Caroline Anthonypillai

From Wikipedia, the free encyclopedia
Jump to: navigation, search

Caroline Anthonypillai (October 8, 1908 – July 7, 2009) was a leftist leader in Sri Lanka and wife of S.C.C. Anthonypillai, a Sri Lankan union organizer and Indian politician. She was sometimes called the leading light of the leftist movement"[1]

Early life[edit]

Caroline (born Dona Caroline Rupasinghe Gunawardena) was born on October 8, 1908, in Avissawella to Don Jakolis Rupasinghe Gunawardena, a headman of the village and British agent, and his wife. She had eight siblings, which included National Hero Philip Gunawardena. After her father was arrested by the British during communal roundups, she was sent to a Buddhist girls' school, where she gained nationalist views. After completing her studies, she went back to her village to teach at a Buddhist school.[2]

She was asked to teach Sinhala to Anthonypillai, one of many Tamils who decided to join the labor movement. Though he was a Tamil Christian and she was a Sinhala Buddhist, and she was six years older than he was, they married in 1939 and had four children.

Pre-war activism[edit]

In 1931, she began to work on political campaigns, and helped her brother contest a close election, which deepened her resolve for social justice. She also participated in protests to gain equal rights for Ceylonese soldiers of World War I, who were neglected by the colonial government. In 1935, she helped found the Lanka Sama Samaja Party (Sri Lanka's first political party)[3] with brothers Harry, Philip, and Robert.[4][5] After their marriage, Anthonypillai and Caroline went to the Hill Country to organize the Tamils into labor groups.[2]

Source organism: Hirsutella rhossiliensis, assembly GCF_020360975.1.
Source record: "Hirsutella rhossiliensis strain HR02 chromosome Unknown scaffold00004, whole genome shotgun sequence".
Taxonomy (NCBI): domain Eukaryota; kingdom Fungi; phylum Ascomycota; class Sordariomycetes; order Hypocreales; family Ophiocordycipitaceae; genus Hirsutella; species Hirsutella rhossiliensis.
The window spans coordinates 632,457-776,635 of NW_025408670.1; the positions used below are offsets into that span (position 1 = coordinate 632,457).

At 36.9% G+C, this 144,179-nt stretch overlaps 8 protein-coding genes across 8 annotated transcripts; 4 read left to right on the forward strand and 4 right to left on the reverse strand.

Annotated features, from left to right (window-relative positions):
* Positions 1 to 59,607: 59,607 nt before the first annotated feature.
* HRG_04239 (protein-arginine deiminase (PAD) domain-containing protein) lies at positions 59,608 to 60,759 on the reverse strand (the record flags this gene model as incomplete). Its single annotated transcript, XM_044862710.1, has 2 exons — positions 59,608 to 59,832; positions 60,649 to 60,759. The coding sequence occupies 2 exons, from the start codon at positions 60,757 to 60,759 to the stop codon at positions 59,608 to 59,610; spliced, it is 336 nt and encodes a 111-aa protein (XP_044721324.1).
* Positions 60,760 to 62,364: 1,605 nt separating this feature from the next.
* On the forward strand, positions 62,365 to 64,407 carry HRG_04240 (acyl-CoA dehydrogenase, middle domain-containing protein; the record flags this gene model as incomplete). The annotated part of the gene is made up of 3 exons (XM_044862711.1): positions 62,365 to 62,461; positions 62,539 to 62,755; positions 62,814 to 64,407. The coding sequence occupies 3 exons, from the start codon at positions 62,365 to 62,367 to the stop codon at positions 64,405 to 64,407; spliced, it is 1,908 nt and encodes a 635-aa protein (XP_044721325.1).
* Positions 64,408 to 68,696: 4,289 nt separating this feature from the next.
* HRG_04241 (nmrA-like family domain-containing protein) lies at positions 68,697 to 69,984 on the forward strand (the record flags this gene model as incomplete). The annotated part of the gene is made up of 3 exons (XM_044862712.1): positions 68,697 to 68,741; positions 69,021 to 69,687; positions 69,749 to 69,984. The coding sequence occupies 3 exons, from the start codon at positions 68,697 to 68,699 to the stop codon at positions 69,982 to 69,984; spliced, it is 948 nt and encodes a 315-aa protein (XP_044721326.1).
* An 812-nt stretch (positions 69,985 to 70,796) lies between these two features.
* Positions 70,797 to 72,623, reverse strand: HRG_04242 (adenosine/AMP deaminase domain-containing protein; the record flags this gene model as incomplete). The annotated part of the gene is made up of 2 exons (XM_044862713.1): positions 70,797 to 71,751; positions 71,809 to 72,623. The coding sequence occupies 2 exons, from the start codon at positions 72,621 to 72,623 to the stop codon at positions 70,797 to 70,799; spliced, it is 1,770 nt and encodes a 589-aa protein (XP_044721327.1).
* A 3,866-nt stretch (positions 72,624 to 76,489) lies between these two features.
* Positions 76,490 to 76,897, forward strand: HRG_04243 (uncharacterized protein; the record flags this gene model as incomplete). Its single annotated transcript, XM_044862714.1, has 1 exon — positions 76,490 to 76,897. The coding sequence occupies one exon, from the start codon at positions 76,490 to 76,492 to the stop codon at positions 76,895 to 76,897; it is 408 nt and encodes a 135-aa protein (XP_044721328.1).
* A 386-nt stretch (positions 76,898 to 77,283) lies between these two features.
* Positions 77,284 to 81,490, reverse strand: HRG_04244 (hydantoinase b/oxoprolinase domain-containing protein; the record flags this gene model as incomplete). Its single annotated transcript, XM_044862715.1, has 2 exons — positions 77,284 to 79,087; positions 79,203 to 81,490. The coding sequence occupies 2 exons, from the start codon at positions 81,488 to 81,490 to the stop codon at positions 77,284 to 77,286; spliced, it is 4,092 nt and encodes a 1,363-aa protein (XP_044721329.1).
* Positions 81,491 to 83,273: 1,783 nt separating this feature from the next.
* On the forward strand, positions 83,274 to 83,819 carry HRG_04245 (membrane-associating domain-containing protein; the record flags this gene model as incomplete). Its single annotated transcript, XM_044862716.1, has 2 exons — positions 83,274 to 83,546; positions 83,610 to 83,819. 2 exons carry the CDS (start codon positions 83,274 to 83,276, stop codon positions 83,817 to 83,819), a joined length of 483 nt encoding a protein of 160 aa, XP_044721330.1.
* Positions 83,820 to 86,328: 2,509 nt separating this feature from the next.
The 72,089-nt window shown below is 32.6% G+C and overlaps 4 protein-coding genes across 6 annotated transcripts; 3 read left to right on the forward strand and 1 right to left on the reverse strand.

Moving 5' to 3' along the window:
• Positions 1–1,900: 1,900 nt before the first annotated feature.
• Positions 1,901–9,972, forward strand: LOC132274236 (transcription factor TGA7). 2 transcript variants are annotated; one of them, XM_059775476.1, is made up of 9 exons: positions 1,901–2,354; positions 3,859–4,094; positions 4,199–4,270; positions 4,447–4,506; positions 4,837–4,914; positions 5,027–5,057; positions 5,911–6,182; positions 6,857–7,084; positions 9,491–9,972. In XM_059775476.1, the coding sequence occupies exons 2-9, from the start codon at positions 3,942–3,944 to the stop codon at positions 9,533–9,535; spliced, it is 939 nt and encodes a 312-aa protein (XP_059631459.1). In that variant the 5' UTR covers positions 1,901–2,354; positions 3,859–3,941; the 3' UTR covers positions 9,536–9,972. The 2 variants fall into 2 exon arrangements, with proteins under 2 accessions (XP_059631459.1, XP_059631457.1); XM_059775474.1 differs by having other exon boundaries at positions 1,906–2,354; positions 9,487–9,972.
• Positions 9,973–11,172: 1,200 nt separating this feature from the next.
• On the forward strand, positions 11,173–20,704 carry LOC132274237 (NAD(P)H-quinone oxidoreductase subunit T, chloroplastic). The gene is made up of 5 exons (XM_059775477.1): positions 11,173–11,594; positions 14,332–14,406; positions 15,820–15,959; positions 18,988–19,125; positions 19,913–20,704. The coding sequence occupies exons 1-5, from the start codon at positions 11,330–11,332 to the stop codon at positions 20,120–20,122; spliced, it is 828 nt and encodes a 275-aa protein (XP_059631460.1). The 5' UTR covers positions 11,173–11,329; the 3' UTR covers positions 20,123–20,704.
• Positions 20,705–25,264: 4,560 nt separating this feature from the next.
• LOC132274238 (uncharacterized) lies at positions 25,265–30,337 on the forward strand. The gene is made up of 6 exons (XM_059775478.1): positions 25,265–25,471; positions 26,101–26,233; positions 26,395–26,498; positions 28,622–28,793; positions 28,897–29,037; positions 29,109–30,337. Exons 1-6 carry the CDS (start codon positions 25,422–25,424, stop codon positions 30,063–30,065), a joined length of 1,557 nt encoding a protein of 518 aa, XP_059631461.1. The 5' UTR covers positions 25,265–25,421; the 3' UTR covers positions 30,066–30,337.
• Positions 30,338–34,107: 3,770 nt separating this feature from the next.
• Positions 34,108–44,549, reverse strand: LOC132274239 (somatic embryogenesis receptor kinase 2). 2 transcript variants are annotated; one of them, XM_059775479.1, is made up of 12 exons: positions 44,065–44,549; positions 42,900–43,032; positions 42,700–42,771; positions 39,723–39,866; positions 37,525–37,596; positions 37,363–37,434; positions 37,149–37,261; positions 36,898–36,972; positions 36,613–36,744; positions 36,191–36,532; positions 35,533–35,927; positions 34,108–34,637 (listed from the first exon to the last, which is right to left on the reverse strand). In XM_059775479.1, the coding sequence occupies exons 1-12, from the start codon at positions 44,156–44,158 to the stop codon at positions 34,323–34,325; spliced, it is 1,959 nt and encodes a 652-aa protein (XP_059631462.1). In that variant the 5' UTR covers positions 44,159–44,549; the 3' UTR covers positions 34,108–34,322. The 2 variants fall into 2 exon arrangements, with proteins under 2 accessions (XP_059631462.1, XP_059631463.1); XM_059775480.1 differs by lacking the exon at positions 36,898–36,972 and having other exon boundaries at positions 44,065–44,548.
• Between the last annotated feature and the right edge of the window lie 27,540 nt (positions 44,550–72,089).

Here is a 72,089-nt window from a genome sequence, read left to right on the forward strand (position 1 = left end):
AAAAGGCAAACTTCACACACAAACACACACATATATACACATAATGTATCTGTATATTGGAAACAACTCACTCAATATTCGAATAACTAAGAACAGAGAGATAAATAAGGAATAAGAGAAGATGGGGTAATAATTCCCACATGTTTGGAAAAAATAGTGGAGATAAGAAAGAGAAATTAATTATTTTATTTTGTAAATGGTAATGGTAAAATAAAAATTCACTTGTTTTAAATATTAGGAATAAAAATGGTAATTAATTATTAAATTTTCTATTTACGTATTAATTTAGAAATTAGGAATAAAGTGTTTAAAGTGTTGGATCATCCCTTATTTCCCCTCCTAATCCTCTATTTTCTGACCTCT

Wartime activism[edit]

As an avid Trotskyist, Caroline and Anthonypillai opposed the war as an example of imperialism, and the British government cracked down on the LSSP. In 1942, Caroline joined her husband in Madurai, India, where they continued their path of resistance. After her brother was arrested in Mumbai, Caroline fled back to Sri Lanka to protect her two children.[6]

Post-war activism[edit]

Anthonypillai and Caroline then moved back to Madurai to become union leaders. She organized many marches for the mill workers of Madurai, which led to a many of the union's demands being met. As crackdowns occurred, Caroline used ingenious methods of dispensing information to subvert the crackdowns.[2]

References[edit]